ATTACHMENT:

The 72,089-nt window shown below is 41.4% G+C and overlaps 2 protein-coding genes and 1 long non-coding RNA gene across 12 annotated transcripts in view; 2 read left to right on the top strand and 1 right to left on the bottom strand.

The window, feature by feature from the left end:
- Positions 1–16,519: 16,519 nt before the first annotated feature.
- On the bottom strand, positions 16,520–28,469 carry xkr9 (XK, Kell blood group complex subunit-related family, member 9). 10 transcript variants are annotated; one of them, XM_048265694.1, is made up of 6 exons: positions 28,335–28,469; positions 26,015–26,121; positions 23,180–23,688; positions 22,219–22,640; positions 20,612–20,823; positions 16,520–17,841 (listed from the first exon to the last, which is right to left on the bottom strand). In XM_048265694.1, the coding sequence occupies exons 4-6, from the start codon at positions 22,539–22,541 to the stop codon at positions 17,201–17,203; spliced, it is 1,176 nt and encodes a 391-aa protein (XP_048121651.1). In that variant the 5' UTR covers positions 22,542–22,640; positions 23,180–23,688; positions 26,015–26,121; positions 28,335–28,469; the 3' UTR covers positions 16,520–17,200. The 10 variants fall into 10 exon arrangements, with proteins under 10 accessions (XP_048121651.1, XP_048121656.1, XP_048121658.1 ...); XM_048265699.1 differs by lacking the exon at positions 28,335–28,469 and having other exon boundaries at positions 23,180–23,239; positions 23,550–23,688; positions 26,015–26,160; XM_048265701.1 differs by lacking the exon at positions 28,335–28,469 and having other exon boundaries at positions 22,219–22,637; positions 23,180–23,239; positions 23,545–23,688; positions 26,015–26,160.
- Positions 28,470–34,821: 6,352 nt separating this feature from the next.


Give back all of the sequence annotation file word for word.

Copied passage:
The 72,089-nt window shown below is 41.4% G+C and overlaps 2 protein-coding genes and 1 long non-coding RNA gene across 12 annotated transcripts in view; 2 read left to right on the top strand and 1 right to left on the bottom strand.

The window, feature by feature from the left end:
- Positions 1–16,519: 16,519 nt before the first annotated feature.
- On the bottom strand, positions 16,520–28,469 carry xkr9 (XK, Kell blood group complex subunit-related family, member 9). 10 transcript variants are annotated; one of them, XM_048265694.1, is made up of 6 exons: positions 28,335–28,469; positions 26,015–26,121; positions 23,180–23,688; positions 22,219–22,640; positions 20,612–20,823; positions 16,520–17,841 (listed from the first exon to the last, which is right to left on the bottom strand). In XM_048265694.1, the coding sequence occupies exons 4-6, from the start codon at positions 22,539–22,541 to the stop codon at positions 17,201–17,203; spliced, it is 1,176 nt and encodes a 391-aa protein (XP_048121651.1). In that variant the 5' UTR covers positions 22,542–22,640; positions 23,180–23,688; positions 26,015–26,121; positions 28,335–28,469; the 3' UTR covers positions 16,520–17,200. The 10 variants fall into 10 exon arrangements, with proteins under 10 accessions (XP_048121651.1, XP_048121656.1, XP_048121658.1 ...); XM_048265699.1 differs by lacking the exon at positions 28,335–28,469 and having other exon boundaries at positions 23,180–23,239; positions 23,550–23,688; positions 26,015–26,160; XM_048265701.1 differs by lacking the exon at positions 28,335–28,469 and having other exon boundaries at positions 22,219–22,637; positions 23,180–23,239; positions 23,545–23,688; positions 26,015–26,160.
- Positions 28,470–34,821: 6,352 nt separating this feature from the next.